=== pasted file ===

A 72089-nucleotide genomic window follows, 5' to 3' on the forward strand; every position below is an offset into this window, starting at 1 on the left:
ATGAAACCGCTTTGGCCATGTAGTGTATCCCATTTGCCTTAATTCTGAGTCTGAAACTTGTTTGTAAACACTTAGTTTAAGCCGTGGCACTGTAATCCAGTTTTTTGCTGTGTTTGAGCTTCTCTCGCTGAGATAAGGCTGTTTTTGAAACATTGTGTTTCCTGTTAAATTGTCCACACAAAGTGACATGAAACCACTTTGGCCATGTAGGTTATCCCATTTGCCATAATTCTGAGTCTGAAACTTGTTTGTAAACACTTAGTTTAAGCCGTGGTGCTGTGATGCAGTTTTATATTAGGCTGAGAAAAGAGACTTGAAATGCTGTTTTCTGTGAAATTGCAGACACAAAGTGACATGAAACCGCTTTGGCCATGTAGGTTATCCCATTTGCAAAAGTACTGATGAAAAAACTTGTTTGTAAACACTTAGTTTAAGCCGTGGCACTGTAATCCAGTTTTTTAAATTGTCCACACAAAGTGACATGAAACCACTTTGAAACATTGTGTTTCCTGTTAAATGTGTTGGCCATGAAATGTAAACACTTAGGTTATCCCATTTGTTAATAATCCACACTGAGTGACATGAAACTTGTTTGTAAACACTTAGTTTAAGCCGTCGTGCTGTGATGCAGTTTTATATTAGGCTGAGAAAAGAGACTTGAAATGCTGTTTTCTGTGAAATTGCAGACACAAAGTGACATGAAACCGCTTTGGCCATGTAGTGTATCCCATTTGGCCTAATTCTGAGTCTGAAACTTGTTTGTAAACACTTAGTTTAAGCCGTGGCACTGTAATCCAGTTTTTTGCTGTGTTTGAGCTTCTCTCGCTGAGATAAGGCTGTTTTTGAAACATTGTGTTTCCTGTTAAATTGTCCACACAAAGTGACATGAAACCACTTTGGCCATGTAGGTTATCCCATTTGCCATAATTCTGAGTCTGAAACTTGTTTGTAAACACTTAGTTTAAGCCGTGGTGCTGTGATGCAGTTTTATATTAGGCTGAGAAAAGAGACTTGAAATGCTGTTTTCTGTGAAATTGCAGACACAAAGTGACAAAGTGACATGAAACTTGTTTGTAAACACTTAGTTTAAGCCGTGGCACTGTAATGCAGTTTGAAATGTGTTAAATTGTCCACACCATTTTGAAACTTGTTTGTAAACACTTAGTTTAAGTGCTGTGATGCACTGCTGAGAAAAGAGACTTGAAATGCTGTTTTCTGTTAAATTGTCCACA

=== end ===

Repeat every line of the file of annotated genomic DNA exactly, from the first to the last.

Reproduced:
A 72089-nucleotide genomic window follows, 5' to 3' on the forward strand; every position below is an offset into this window, starting at 1 on the left:
ATGAAACCGCTTTGGCCATGTAGTGTATCCCATTTGCCTTAATTCTGAGTCTGAAACTTGTTTGTAAACACTTAGTTTAAGCCGTGGCACTGTAATCCAGTTTTTTGCTGTGTTTGAGCTTCTCTCGCTGAGATAAGGCTGTTTTTGAAACATTGTGTTTCCTGTTAAATTGTCCACACAAAGTGACATGAAACCACTTTGGCCATGTAGGTTATCCCATTTGCCATAATTCTGAGTCTGAAACTTGTTTGTAAACACTTAGTTTAAGCCGTGGTGCTGTGATGCAGTTTTATATTAGGCTGAGAAAAGAGACTTGAAATGCTGTTTTCTGTGAAATTGCAGACACAAAGTGACATGAAACCGCTTTGGCCATGTAGGTTATCCCATTTGCAAAAGTACTGATGAAAAAACTTGTTTGTAAACACTTAGTTTAAGCCGTGGCACTGTAATCCAGTTTTTTAAATTGTCCACACAAAGTGACATGAAACCACTTTGAAACATTGTGTTTCCTGTTAAATGTGTTGGCCATGAAATGTAAACACTTAGGTTATCCCATTTGTTAATAATCCACACTGAGTGACATGAAACTTGTTTGTAAACACTTAGTTTAAGCCGTCGTGCTGTGATGCAGTTTTATATTAGGCTGAGAAAAGAGACTTGAAATGCTGTTTTCTGTGAAATTGCAGACACAAAGTGACATGAAACCGCTTTGGCCATGTAGTGTATCCCATTTGGCCTAATTCTGAGTCTGAAACTTGTTTGTAAACACTTAGTTTAAGCCGTGGCACTGTAATCCAGTTTTTTGCTGTGTTTGAGCTTCTCTCGCTGAGATAAGGCTGTTTTTGAAACATTGTGTTTCCTGTTAAATTGTCCACACAAAGTGACATGAAACCACTTTGGCCATGTAGGTTATCCCATTTGCCATAATTCTGAGTCTGAAACTTGTTTGTAAACACTTAGTTTAAGCCGTGGTGCTGTGATGCAGTTTTATATTAGGCTGAGAAAAGAGACTTGAAATGCTGTTTTCTGTGAAATTGCAGACACAAAGTGACAAAGTGACATGAAACTTGTTTGTAAACACTTAGTTTAAGCCGTGGCACTGTAATGCAGTTTGAAATGTGTTAAATTGTCCACACCATTTTGAAACTTGTTTGTAAACACTTAGTTTAAGTGCTGTGATGCACTGCTGAGAAAAGAGACTTGAAATGCTGTTTTCTGTTAAATTGTCCACA